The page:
Attorneys for the defendants in several cases have countered those claims, saying that the use of RICO is overreach and the site operated more like a criminal version of eBay than any kind of organized crime ring.
So far, those arguments have failed to convince a jury. Along with the conviction of Camez, a nine other low-level buyers arrested in the Carder.su case have already pleaded guilty. Seleznev’s case will now test the use of RICO charges against an alleged “mob boss” of a cybercrime operation.
Success in Seleznev case likely to strengthen RICO as cybercrime weapon
If prosecutors are successful in securing a conviction against Seleznev, it will solidify the legal theory that RICO can be used against all levels of participants in forums and online markets related to cybercrime. Buyers and sellers on the online drug bazaar Silk Road, for example, may be vulnerable to RICO claims.
For US prosecutors seeking tougher enforcement tools against cyber criminals, RICO has three primary benefits. RICO charges bring stiff penalties, including prison sentences of 20 years to life. The law can also block defendants from using their proceeds gained from alleged racketeering to fund their defense.
As the law holds all members liable for the acts of a “corrupt organization,” it can also allow prosecutors to reach higher-level members of criminal gangs that directed others in illicit acts without actually participating in them.
Since it came into effect in 1970, the law known as RICO has taken down a diverse cast of criminals – from Mafia families in New York City, to corrupt members of the police department in Key West, to high-ranking officials in the Catholic clergy.
In the Carder.su case, members of the alleged criminal organization are all being individually charged with an array of separate violations of federal and sometimes state laws, so the main advantage for prosecutors comes in RICO’s stringent penalties.
“It was designed to have enhanced punishment for the members of an organized crime family,” says Gregory D. Lee, a former Supervisory Special Agent for the U.S. Drug Enforcement Administration and consultant on organized crime.
RICO applies to a hierarchical structure of actors with strong ties, Lee explained, even if they do not interact personally and live on opposite sides of the globe.
“You have leadership within the organization,” Lee said. “There are leaders and followers – and everyone is equally culpable.”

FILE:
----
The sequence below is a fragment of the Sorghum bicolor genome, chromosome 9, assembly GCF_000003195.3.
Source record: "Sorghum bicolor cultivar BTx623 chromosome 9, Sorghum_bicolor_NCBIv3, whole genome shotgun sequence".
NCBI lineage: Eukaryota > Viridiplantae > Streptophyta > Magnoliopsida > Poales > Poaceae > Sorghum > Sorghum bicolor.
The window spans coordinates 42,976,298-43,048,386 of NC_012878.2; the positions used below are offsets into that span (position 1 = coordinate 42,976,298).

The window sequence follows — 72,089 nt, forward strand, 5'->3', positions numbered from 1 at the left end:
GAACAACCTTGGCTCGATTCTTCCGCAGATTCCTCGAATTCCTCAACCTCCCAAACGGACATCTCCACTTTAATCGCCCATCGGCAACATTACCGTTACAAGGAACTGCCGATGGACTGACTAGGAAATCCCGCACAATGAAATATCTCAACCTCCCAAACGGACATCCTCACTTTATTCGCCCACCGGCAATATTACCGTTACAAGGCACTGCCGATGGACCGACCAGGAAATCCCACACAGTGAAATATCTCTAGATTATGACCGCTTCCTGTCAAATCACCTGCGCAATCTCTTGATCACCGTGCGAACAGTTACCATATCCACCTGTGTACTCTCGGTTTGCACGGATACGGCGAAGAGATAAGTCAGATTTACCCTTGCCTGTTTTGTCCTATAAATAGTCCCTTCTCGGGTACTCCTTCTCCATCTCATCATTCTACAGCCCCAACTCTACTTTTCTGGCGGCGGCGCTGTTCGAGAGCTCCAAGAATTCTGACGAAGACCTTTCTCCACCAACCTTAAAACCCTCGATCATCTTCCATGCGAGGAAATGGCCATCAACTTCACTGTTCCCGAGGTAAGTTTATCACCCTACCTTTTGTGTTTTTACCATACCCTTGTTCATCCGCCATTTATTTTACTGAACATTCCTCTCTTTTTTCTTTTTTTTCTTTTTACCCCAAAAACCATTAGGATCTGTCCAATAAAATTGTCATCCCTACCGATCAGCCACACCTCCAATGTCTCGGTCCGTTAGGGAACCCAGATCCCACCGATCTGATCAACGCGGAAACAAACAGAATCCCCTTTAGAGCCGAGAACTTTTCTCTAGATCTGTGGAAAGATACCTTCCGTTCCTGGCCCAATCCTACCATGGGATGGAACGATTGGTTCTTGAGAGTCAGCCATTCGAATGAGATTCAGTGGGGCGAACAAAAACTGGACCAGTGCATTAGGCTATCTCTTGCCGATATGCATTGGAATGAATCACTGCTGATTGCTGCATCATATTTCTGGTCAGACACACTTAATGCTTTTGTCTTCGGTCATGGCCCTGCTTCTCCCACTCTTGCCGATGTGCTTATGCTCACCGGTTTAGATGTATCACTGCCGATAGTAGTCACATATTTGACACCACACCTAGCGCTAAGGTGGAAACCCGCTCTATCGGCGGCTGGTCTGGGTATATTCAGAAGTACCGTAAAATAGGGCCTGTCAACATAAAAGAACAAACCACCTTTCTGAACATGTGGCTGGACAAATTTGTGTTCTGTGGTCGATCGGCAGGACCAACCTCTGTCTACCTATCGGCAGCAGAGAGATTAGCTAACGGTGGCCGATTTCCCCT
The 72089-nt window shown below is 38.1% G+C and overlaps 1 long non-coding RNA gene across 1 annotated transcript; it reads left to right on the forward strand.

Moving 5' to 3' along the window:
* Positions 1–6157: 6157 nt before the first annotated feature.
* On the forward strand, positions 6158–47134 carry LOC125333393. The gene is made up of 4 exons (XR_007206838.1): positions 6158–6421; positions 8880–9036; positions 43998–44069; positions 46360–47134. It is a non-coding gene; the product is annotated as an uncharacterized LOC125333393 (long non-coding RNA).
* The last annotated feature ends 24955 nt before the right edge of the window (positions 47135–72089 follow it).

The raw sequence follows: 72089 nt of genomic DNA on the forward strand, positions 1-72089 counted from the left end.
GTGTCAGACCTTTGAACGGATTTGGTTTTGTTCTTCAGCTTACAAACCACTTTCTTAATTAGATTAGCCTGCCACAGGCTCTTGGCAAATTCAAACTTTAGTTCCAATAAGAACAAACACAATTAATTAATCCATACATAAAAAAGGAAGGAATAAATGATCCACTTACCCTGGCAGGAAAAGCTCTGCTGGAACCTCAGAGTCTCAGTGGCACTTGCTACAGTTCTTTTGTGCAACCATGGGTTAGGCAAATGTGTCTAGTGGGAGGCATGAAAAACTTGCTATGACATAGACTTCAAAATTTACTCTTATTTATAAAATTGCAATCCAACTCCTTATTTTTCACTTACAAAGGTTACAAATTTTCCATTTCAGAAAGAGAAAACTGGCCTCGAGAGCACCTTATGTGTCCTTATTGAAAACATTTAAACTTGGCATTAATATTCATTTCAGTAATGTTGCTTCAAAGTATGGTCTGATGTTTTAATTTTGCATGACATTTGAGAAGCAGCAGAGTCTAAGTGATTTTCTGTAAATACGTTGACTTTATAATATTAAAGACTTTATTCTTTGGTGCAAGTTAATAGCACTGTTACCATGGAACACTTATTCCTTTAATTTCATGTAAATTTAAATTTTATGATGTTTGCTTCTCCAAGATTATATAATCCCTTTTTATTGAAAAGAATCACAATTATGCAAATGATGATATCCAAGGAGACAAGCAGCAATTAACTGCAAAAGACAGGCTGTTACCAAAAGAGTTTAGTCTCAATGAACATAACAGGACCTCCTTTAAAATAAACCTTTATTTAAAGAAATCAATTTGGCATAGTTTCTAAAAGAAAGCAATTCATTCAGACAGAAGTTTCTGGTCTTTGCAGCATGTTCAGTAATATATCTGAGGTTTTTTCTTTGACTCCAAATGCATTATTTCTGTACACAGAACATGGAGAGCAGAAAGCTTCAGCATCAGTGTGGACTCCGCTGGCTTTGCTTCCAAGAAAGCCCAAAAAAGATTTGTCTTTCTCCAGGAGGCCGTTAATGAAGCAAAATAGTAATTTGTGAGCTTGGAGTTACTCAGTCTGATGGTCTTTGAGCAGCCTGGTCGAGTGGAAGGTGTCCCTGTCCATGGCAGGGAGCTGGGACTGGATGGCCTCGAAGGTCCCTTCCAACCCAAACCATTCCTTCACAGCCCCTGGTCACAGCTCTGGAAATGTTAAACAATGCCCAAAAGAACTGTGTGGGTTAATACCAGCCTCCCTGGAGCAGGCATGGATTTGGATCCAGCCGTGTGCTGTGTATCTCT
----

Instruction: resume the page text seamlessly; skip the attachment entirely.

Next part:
US adopts more aggressive tactics to investigate, extradite cybercriminals
Roman Seleznev has filed a motion to be released and discharged, and the Russian government has since issued a statement saying that his arrest was akin to that of a kidnapping of a Russian citizen. Seleznev’s father is reportedly a member of the Russian parliament, mixing a twist of geopolitical intrigue into the cybercrime case.
The investigation into Carder.su and the nature of Seleznev’s arrest points to a growing shift toward more aggressive tactics against cybercriminals by US law enforcement. The case stemmed in part from evidence gathered during a four-year undercover operation by the US Secret Service called “Operation Open Market,” the same investigation that led to the takedown of Liberty Reserve.
Seleznev himself was arrested while vacationing in the Maldives, and extradited to the US territory of Guam. His apprehension marks a rare instance in which a cybercriminal from Russia or Eastern Europe has successfully been brought to the United States to stand trial.
Costs of cybercrime spiral upward
Despite increased pressure on cybercriminals by US law enforcement, the prevalence and price tag attached to cybercrime continues to rise.
In 2013, the average cost of cybercrime incurred by a sample of US businesses and other organizations per year was $11.56 million, with a range of $1.3 million to $58 million, according to a study by security firm the Ponemon Institute. A 2013 report by Symantec found that the greatest cost of cybercrime per country was reported in the United States, with a grand total of $38 billion.
Cybercrime is also accounting for all larger portion of financial crime as a whole. According to InfoSec, fraudulent activity that starts at the keys of a computer now makes up about one third of all fraud schemes.